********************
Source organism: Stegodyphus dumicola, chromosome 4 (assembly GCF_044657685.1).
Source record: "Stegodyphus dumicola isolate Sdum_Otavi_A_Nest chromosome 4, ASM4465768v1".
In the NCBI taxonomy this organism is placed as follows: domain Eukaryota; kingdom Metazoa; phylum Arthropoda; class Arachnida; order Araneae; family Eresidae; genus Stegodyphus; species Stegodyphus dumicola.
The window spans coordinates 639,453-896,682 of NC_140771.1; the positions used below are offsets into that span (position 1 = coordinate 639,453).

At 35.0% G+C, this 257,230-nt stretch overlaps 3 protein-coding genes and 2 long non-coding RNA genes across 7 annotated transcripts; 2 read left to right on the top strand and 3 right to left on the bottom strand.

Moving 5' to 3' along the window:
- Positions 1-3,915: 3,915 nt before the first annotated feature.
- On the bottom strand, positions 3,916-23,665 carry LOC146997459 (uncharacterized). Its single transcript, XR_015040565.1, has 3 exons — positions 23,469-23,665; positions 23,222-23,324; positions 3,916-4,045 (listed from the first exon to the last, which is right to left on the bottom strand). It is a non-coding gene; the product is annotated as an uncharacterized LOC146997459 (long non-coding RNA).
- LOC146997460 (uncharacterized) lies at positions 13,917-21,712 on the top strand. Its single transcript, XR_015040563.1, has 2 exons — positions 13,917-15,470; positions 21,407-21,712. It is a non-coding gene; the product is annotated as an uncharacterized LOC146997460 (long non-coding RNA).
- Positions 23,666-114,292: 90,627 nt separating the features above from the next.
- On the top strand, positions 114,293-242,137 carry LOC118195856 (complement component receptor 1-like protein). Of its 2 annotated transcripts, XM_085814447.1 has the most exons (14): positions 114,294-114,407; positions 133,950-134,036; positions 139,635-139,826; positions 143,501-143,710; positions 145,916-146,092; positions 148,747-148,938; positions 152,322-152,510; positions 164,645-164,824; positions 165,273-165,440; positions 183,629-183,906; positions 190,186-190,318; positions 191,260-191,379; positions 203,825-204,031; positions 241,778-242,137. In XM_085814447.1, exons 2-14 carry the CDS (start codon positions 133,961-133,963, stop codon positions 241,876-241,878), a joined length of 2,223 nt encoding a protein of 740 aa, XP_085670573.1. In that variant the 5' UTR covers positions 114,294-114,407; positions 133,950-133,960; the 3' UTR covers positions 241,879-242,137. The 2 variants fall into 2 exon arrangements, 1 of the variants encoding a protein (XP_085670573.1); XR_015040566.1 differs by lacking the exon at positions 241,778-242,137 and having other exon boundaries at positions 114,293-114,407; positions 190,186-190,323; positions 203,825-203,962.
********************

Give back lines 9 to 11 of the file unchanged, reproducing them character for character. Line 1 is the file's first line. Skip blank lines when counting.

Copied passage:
- LOC146997460 (uncharacterized) lies at positions 13,917-21,712 on the top strand. Its single transcript, XR_015040563.1, has 2 exons — positions 13,917-15,470; positions 21,407-21,712. It is a non-coding gene; the product is annotated as an uncharacterized LOC146997460 (long non-coding RNA).
- Positions 23,666-114,292: 90,627 nt separating the features above from the next.
- On the top strand, positions 114,293-242,137 carry LOC118195856 (complement component receptor 1-like protein). Of its 2 annotated transcripts, XM_085814447.1 has the most exons (14): positions 114,294-114,407; positions 133,950-134,036; positions 139,635-139,826; positions 143,501-143,710; positions 145,916-146,092; positions 148,747-148,938; positions 152,322-152,510; positions 164,645-164,824; positions 165,273-165,440; positions 183,629-183,906; positions 190,186-190,318; positions 191,260-191,379; positions 203,825-204,031; positions 241,778-242,137. In XM_085814447.1, exons 2-14 carry the CDS (start codon positions 133,961-133,963, stop codon positions 241,876-241,878), a joined length of 2,223 nt encoding a protein of 740 aa, XP_085670573.1. In that variant the 5' UTR covers positions 114,294-114,407; positions 133,950-133,960; the 3' UTR covers positions 241,879-242,137. The 2 variants fall into 2 exon arrangements, 1 of the variants encoding a protein (XP_085670573.1); XR_015040566.1 differs by lacking the exon at positions 241,778-242,137 and having other exon boundaries at positions 114,293-114,407; positions 190,186-190,323; positions 203,825-203,962.